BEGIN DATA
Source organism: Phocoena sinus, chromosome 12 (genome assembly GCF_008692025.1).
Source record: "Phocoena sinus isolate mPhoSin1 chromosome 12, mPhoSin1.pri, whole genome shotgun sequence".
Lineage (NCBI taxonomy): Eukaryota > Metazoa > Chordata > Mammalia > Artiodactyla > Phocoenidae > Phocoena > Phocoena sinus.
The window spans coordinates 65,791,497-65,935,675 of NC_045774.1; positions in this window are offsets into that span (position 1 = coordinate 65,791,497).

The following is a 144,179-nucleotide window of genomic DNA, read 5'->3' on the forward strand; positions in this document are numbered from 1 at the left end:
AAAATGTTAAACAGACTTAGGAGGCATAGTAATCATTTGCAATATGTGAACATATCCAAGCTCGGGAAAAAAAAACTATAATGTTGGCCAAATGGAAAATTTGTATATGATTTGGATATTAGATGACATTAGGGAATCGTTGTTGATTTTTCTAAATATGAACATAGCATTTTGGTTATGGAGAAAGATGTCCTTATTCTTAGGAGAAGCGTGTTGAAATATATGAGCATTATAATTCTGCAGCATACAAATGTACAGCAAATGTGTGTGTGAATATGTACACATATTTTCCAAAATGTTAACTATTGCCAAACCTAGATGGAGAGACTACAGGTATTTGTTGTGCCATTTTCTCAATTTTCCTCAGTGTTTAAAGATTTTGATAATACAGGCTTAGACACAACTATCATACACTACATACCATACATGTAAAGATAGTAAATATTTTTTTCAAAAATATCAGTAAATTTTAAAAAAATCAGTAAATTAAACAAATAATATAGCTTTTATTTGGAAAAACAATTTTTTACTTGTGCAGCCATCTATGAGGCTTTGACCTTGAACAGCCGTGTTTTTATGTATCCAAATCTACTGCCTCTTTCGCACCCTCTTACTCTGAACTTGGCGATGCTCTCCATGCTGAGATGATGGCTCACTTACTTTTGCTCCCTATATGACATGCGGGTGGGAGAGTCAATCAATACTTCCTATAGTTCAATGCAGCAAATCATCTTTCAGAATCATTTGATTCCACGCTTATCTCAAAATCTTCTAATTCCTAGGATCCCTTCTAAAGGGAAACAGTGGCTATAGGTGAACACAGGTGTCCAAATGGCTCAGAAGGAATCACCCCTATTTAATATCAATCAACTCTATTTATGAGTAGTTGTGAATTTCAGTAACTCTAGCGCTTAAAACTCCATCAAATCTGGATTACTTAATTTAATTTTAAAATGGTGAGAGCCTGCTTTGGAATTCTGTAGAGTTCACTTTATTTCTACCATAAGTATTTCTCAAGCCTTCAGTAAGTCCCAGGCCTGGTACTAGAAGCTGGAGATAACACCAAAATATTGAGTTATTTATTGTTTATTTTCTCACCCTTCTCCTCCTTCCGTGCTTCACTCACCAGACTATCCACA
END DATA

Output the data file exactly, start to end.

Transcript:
Source organism: Phocoena sinus, chromosome 12 (genome assembly GCF_008692025.1).
Source record: "Phocoena sinus isolate mPhoSin1 chromosome 12, mPhoSin1.pri, whole genome shotgun sequence".
Lineage (NCBI taxonomy): Eukaryota > Metazoa > Chordata > Mammalia > Artiodactyla > Phocoenidae > Phocoena > Phocoena sinus.
The window spans coordinates 65,791,497-65,935,675 of NC_045774.1; positions in this window are offsets into that span (position 1 = coordinate 65,791,497).

The following is a 144,179-nucleotide window of genomic DNA, read 5'->3' on the forward strand; positions in this document are numbered from 1 at the left end:
AAAATGTTAAACAGACTTAGGAGGCATAGTAATCATTTGCAATATGTGAACATATCCAAGCTCGGGAAAAAAAAACTATAATGTTGGCCAAATGGAAAATTTGTATATGATTTGGATATTAGATGACATTAGGGAATCGTTGTTGATTTTTCTAAATATGAACATAGCATTTTGGTTATGGAGAAAGATGTCCTTATTCTTAGGAGAAGCGTGTTGAAATATATGAGCATTATAATTCTGCAGCATACAAATGTACAGCAAATGTGTGTGTGAATATGTACACATATTTTCCAAAATGTTAACTATTGCCAAACCTAGATGGAGAGACTACAGGTATTTGTTGTGCCATTTTCTCAATTTTCCTCAGTGTTTAAAGATTTTGATAATACAGGCTTAGACACAACTATCATACACTACATACCATACATGTAAAGATAGTAAATATTTTTTTCAAAAATATCAGTAAATTTTAAAAAAATCAGTAAATTAAACAAATAATATAGCTTTTATTTGGAAAAACAATTTTTTACTTGTGCAGCCATCTATGAGGCTTTGACCTTGAACAGCCGTGTTTTTATGTATCCAAATCTACTGCCTCTTTCGCACCCTCTTACTCTGAACTTGGCGATGCTCTCCATGCTGAGATGATGGCTCACTTACTTTTGCTCCCTATATGACATGCGGGTGGGAGAGTCAATCAATACTTCCTATAGTTCAATGCAGCAAATCATCTTTCAGAATCATTTGATTCCACGCTTATCTCAAAATCTTCTAATTCCTAGGATCCCTTCTAAAGGGAAACAGTGGCTATAGGTGAACACAGGTGTCCAAATGGCTCAGAAGGAATCACCCCTATTTAATATCAATCAACTCTATTTATGAGTAGTTGTGAATTTCAGTAACTCTAGCGCTTAAAACTCCATCAAATCTGGATTACTTAATTTAATTTTAAAATGGTGAGAGCCTGCTTTGGAATTCTGTAGAGTTCACTTTATTTCTACCATAAGTATTTCTCAAGCCTTCAGTAAGTCCCAGGCCTGGTACTAGAAGCTGGAGATAACACCAAAATATTGAGTTATTTATTGTTTATTTTCTCACCCTTCTCCTCCTTCCGTGCTTCACTCACCAGACTATCCACA